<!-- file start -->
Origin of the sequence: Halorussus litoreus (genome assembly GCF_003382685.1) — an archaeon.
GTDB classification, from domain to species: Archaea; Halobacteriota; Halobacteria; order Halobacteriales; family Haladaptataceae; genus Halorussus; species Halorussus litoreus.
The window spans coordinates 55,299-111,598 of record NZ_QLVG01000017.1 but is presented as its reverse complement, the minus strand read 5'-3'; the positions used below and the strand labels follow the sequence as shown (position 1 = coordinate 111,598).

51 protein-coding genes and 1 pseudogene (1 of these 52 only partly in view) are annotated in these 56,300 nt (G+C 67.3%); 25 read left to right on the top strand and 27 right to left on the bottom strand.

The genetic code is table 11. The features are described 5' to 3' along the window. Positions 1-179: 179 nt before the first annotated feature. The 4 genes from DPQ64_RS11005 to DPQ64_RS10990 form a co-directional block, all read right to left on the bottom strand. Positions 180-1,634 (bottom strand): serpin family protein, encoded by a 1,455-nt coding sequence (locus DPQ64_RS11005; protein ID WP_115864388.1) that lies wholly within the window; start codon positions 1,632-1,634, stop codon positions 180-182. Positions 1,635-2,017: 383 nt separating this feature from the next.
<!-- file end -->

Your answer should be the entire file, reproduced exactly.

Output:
Origin of the sequence: Halorussus litoreus (genome assembly GCF_003382685.1) — an archaeon.
GTDB classification, from domain to species: Archaea; Halobacteriota; Halobacteria; order Halobacteriales; family Haladaptataceae; genus Halorussus; species Halorussus litoreus.
The window spans coordinates 55,299-111,598 of record NZ_QLVG01000017.1 but is presented as its reverse complement, the minus strand read 5'-3'; the positions used below and the strand labels follow the sequence as shown (position 1 = coordinate 111,598).

51 protein-coding genes and 1 pseudogene (1 of these 52 only partly in view) are annotated in these 56,300 nt (G+C 67.3%); 25 read left to right on the top strand and 27 right to left on the bottom strand.

The genetic code is table 11. The features are described 5' to 3' along the window. Positions 1-179: 179 nt before the first annotated feature. The 4 genes from DPQ64_RS11005 to DPQ64_RS10990 form a co-directional block, all read right to left on the bottom strand. Positions 180-1,634 (bottom strand): serpin family protein, encoded by a 1,455-nt coding sequence (locus DPQ64_RS11005; protein ID WP_115864388.1) that lies wholly within the window; start codon positions 1,632-1,634, stop codon positions 180-182. Positions 1,635-2,017: 383 nt separating this feature from the next.